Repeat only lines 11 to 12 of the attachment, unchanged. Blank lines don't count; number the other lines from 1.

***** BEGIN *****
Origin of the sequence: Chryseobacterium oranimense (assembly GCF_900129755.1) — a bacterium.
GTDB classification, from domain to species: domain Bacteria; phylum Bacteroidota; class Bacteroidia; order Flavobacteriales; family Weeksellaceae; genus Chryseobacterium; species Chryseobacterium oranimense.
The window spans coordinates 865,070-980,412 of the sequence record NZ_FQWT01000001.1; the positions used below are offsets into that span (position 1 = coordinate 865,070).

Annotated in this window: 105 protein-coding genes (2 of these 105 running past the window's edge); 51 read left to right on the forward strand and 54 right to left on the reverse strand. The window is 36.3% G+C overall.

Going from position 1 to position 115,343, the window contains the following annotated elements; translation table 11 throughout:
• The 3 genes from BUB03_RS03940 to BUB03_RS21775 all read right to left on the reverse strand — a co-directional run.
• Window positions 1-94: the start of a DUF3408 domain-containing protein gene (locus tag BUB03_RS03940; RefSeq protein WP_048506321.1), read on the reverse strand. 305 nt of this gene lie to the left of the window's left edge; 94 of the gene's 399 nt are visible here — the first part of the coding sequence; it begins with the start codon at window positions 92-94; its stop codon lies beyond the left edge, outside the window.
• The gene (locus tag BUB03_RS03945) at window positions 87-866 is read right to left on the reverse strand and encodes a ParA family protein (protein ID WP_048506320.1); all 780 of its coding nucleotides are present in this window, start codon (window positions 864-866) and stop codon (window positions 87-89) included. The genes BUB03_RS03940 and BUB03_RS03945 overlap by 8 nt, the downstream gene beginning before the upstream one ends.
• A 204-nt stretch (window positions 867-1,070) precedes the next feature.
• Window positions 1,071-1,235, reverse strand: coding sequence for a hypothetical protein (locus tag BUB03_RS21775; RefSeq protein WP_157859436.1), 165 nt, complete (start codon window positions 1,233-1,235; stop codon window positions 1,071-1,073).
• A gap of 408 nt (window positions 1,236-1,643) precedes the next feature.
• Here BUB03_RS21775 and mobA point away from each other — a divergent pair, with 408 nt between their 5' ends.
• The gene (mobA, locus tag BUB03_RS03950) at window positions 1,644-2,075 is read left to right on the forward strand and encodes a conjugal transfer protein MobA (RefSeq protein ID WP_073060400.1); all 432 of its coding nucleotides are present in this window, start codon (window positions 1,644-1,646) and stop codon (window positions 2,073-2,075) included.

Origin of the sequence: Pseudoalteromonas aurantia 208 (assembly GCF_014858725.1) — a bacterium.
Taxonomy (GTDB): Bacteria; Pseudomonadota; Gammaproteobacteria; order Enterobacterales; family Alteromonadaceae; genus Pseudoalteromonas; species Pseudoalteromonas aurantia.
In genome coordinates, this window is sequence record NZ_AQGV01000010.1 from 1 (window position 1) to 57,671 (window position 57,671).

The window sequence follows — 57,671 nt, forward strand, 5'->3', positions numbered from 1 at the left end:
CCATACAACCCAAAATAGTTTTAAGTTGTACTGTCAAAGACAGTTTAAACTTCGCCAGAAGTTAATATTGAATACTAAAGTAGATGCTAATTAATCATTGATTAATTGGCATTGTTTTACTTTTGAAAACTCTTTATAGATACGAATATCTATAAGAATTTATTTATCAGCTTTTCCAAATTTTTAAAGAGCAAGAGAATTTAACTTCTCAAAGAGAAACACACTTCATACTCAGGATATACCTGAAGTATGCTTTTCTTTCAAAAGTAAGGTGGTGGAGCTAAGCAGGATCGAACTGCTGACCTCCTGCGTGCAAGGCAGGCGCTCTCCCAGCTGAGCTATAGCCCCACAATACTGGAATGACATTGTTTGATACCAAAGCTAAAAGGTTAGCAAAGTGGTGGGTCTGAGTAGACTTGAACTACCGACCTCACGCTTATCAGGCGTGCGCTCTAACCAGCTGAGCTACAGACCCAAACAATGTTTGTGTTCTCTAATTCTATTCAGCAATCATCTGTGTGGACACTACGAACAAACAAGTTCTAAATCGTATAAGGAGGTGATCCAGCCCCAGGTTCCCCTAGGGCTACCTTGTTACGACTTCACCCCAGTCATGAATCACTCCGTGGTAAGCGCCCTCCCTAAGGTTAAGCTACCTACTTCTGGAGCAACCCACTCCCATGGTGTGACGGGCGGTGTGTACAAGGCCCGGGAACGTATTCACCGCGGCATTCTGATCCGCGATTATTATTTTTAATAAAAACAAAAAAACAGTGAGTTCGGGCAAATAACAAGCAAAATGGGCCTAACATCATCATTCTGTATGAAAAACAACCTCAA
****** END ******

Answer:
• A gap of 408 nt (window positions 1,236-1,643) precedes the next feature.
• Here BUB03_RS21775 and mobA point away from each other — a divergent pair, with 408 nt between their 5' ends.